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Old Aug 26, 2008, 8:30 PM   #1
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It makes sense at first that when you remove the lens to change lenses foreign objects can get / fall / blown into the camera body. But just how likely is it for dust to fall on the sensor?
Remember that under most conditions when you remove the lens the mirror is down and the shutter is closed, so the sensor should not be exposed. The mirror should be what is the most exposed to dust, and I guess you might see that in the viewfinder.
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Old Aug 26, 2008, 9:38 PM   #2
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kscharf wrote:
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It makes sense at first that when you remove the lens to change lenses foreign objects can get / fall / blown into the camera body. But just how likely is it for dust to fall on the sensor?
Remember that under most conditions when you remove the lens the mirror is down and the shutter is closed, so the sensor should not be exposed. The mirror should be what is the most exposed to dust, and I guess you might see that in the viewfinder.
True, but that mirror flips around a lot in there, and it is likely to stir things up.

I have multiple lenses, and I like to play with them. I've had my dLSR for over two years and I've only cleaned the sensor once.
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Old Aug 27, 2008, 8:17 AM   #3
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Dust has always been a problem with any SLR/dSLR camera. When using film it would usually be pushed aside when advancing to the next frame. With a dSLR then there is a charge that helps to attract the dust and yes there is a mirror in the way but there is plenty of room for the dust to get around and as TCAV said when the mirror is activated then the movement helps to move the dust around more.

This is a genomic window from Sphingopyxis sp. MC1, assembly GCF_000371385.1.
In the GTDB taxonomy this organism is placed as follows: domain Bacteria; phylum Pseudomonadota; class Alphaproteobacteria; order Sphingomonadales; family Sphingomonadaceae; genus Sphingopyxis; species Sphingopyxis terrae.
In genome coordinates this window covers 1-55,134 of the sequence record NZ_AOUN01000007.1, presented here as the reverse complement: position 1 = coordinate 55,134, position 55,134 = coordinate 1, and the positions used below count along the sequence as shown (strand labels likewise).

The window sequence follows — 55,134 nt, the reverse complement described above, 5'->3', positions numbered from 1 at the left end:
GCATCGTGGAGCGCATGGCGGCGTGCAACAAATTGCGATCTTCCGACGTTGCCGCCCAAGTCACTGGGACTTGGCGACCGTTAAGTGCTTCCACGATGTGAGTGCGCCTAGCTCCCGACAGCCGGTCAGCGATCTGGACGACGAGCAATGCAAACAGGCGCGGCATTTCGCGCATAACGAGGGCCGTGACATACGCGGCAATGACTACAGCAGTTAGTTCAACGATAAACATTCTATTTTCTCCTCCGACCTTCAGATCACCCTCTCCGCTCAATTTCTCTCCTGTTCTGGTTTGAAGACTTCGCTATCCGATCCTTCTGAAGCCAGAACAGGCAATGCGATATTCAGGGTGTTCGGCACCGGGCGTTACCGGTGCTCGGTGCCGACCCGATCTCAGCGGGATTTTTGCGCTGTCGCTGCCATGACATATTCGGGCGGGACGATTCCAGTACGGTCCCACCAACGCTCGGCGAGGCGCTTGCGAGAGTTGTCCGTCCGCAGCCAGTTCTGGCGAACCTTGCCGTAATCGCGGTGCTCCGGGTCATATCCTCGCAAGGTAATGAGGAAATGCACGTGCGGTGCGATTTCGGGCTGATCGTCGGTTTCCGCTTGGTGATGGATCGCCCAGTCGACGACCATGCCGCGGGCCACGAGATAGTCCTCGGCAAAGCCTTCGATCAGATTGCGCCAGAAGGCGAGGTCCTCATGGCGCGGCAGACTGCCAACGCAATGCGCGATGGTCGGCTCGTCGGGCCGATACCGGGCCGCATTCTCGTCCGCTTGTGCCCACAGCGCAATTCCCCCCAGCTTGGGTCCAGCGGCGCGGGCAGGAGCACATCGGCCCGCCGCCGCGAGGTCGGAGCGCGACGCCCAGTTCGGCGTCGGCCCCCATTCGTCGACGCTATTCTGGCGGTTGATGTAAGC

I've just been in Egypt and there I had to clean the sensor a couple of times as it is much more dusty than in the UK. Usually I clean my cameras before shooting a wedding and that's about it.

It's a simple process using a blower, I've never had any dust that has been so stubborn that I've had to do anything else. Basically don't worry about it.

Yes you are right in the view finder it is the mirror and internal focus point screen that will mainly be showing dust, also on the view finder itself.You can't see what is on the sensor (unless you have live view) until a shot is taken. To see if you have any dust shoot at a clean subject (I usually choose the sky or a wall) with a narrow aperture (f11, f16 etc) and you will clearly see what you have there.
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Old Aug 27, 2008, 8:34 AM   #4
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I've had a dSLR camera for several years now also and have only had to use a hand air blower occasionally. I change lenses all the time, being somewhat careful how I do it though. For instance, I always turn my back to the wind when it's windy, have the new lens in my right hand, aligned correctly to the camera. I use a finger to push the button to release the old lens, using my left hand to remove it while putting the new one on with my right hand. It's a bit awkward at first, but it means that the camera body is exposed for barely a second, and protected on 3 sides by your body and the two lenses as one comes off and the other goes on.

I'm not saying that you'll never have to clean your sensorif youthis method to change lensesor that I'll never have to do it. It's just that I think the dust issue is often over-rated.

P.S. I use a Pentax camera that has a dust alert option. I thought it was mostly a gimmick when I bought the camera (having always used the sky before) but I've found it very useful - I can check for dust indoors, when it's dark out.

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Old Sep 5, 2008, 3:20 AM   #5
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Two comments:

1) dust is generally easy to elimintate with Photoshp and similar but it is time consuming.

2) If you want to see how dirty your sensor is, take a pic of a light neutral coloured wall or similar...you'll more than likely see small fuzzy circles (dust) or small shapes which are usually metallic particles from changing lenses.
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Old Sep 11, 2008, 2:07 PM   #6
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I'm pretty new to the world of DSLR's. I was wondering, as I may be getting a used camera, how would I go about cleaning the sensor?
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Old Sep 11, 2008, 2:13 PM   #7
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Here is some good info for you http://www.cleaningdigitalcameras.com/methods.html

Hope they help but as said I just use a blower.
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